Euro area retail business conditions continued to deteriorate in June, with sales, employment, purchasing of stock and margins all falling when compared with May. The Bloomberg Euro-Zone Retail Purchasing Managers' Index did however rise from 47.1 to 47.5 in June. On the other hand, the reading remained below 50.0, meaning that activity was still lower in June than in May.
So, despite reasonable consumer confidence readings, consumption in Europe remains weak. German retail sales fell for a 13th month in June as households continued to curb spending, according to the latest Bloomberg/Markit purchasing managers’ index survey. The PMI was down to 46 from 46.3 in May. Any reading below 50 signals contraction.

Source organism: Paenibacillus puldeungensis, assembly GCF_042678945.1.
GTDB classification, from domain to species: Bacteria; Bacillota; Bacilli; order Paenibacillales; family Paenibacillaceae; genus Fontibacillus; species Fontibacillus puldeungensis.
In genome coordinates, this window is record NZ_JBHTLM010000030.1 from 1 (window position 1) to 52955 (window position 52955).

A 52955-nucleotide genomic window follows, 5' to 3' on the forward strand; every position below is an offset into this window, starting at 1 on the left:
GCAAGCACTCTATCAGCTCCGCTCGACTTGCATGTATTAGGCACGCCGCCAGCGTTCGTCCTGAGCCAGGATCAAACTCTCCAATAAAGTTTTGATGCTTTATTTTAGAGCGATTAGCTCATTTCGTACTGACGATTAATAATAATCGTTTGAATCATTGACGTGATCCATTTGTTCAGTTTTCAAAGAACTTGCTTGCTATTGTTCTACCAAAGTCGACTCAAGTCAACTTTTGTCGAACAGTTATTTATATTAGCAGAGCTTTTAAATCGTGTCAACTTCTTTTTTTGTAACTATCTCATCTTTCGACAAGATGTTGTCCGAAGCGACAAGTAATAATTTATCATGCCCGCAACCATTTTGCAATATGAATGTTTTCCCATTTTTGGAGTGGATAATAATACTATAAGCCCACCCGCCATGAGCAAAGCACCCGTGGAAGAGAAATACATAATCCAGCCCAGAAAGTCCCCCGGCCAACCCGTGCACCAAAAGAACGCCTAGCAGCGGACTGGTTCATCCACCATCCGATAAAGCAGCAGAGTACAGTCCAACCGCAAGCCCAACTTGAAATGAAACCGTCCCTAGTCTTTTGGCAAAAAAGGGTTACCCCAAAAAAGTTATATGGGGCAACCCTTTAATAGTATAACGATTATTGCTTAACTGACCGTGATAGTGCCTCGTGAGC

German retail sales have now been falling since 2006, according to data from the Federal Statistics Office.
But if you thought the German retail sales performance lacklustre, you should try using the Italian one as a benchmark. Italy saw sales drop for the twenty-eighth consecutive month in May. The retail PMI rose from 46.5 to 47.0. Well, let's be positive, this was the smallest monthly decline since October 2007. The rate of contraction has now moderated constantly since last November's record drop.
Which brings me to one of the themes I will be looking at in more depth over time: France. In my opinion it is the French economy, and not the UK one, which is currently the most robust in Europe, and the big question will be, why is this? Meantime, retail sales fell in France for the fifth successive month, but the rate of decline was only 49.4, just below the expansion mark. And the best performance this month.